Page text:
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WACHALA OF ACCHA WATA
History behind the piece
The wachala is a square-shaped textile piece usually accompanied by tassels at the ends whose size can vary from one region to another; however, its function, both social and ritual, is permanent regardless of where it belongs. Regarding its uses, it has traditionally been used for hundreds of years in the Andean communities to keep coca leaves or other offerings, which is why it has a primary presence in altars for offering ceremonies in honor of the Pachamama or the Apus, entities of utmost importance for the Andean worldview.
Coca leaves play a very important role in the use of this woven cloth, since in a typical Andean social context, the wachala will be spread out on a flat surface and the coca leaves will be placed on it to be shared within a group. If we talk about the ritual aspect that it performs, it is necessary to say that the wachala is a fundamental tool for shamanic work, since it is used in divination services together with the coca leaves. For such purposes, the shaman, or paqo (as it is known in the Quechua language), will spread a wachala in front of himself and subtly drop the leaves, to then generate an interpretation of reality based on the position they have taken on the wachala. This practice is still in popular use in the Andean territories to this day.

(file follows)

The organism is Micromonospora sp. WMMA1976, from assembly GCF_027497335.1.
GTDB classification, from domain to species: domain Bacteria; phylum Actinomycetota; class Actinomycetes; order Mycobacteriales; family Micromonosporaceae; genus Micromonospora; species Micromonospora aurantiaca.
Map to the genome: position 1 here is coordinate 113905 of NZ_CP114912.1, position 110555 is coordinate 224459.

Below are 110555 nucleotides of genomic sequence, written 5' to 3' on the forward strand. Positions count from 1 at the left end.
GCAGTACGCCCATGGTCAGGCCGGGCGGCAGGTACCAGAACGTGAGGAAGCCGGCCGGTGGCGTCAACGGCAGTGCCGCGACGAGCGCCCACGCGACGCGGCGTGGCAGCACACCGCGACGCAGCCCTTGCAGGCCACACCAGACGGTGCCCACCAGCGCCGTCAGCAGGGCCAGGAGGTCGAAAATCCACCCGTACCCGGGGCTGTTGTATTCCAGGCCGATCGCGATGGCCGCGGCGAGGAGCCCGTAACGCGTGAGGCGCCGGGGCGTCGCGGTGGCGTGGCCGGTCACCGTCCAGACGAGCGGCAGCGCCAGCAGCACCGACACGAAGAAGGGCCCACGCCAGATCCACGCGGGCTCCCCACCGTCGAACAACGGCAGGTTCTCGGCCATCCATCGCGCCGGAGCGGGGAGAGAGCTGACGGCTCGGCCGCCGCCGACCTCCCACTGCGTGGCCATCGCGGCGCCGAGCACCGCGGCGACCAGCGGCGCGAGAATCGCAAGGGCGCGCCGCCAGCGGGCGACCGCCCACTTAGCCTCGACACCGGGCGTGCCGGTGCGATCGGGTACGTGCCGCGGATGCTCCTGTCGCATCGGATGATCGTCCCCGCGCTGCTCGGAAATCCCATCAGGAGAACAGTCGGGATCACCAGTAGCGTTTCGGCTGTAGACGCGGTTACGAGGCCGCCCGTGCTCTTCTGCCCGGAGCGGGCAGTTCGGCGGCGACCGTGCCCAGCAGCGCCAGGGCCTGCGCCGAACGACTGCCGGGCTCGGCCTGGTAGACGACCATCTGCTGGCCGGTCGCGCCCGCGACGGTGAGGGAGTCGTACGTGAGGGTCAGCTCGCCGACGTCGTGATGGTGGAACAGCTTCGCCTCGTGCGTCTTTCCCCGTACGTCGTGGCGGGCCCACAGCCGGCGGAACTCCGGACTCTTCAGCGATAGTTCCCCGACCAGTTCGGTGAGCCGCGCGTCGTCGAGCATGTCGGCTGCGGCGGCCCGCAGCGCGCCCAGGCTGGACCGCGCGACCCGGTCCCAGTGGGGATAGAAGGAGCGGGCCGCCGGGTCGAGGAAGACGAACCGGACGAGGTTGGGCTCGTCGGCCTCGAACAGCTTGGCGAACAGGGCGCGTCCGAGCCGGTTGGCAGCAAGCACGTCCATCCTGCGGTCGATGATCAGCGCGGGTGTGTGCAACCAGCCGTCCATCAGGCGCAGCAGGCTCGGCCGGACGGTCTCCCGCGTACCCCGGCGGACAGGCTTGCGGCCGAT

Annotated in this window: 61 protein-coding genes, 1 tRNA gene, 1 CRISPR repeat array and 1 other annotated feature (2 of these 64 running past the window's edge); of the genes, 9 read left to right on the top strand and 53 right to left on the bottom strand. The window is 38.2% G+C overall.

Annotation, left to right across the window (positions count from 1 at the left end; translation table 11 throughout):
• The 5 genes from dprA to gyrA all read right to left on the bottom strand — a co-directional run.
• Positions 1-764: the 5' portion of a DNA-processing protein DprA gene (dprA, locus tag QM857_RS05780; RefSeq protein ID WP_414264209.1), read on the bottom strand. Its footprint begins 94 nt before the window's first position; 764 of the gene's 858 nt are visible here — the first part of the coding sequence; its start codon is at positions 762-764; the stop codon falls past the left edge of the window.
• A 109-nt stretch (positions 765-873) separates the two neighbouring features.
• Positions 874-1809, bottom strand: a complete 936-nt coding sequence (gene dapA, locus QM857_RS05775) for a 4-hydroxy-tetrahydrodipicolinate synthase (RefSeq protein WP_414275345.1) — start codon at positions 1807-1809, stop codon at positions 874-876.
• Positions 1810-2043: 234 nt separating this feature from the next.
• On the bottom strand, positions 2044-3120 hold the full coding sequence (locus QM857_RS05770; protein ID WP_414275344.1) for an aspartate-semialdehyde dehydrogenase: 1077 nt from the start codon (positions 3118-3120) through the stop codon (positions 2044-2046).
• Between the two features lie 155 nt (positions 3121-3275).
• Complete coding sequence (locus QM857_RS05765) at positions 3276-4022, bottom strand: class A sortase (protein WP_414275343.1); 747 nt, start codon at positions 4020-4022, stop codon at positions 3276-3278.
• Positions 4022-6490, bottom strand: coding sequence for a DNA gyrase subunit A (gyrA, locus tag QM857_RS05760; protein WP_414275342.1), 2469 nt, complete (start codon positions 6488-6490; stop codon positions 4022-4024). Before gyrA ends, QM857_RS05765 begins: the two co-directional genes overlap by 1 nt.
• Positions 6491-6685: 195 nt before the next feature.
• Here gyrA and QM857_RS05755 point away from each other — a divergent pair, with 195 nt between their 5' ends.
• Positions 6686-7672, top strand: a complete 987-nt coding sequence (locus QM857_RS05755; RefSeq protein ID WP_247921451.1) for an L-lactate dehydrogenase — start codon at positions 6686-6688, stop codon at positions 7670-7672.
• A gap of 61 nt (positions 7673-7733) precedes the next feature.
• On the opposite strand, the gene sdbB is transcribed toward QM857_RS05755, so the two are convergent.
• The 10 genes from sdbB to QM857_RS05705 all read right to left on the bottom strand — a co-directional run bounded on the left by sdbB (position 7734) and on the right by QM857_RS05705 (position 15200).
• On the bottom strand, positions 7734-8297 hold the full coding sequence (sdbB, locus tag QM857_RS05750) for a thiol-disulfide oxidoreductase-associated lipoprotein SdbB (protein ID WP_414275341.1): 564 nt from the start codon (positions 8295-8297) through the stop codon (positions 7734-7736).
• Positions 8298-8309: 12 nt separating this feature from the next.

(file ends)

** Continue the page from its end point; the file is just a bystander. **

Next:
This wachala in particular, is a piece of the Accha Wata community (Cusco, Peru), made entirely with alpaca wool, a specimen considered an expression of ethnographic art1.
Unlike many handmade fabrics that are currently developed on large pedal looms made of wood from the colonization era, this traditional piece was made on a simple backstrap loom; instrument used for more than 5000 years by the ancient inhabitants of the Andes.
Its creation took about a month, just in terms of setting the loom and the careful hand-weaving. It is worth mention that this time does not include the previous processes through which its fibers pass: from the shearing of the wool, the cleaning of impurities, the unraveling of the fleece, the color classification, the first twisting of the fibers to obtain the preliminary thread, the development of the skein to the final spinning, processes that are also carried out by hand.
The intricate weave of this wachala, whose neutral ranges are impressive due to the variety of tones that can be obtained directly from alpaca fibers without any intervention of wild dyes, dedicates its iconographies to the vegetation of the area, the stars and the movement and fluidity of the water.
Origin: Accha Wata, Cusco
Measurements: 46 cm x 45 cm
Measurements: 46 cm x 45 cm
1Ethnographic Art is considered to be that production made by the member of an ethnic group, made exclusively for personal or communal use, and that necessarily carries a cultural load of the people to which it belongs.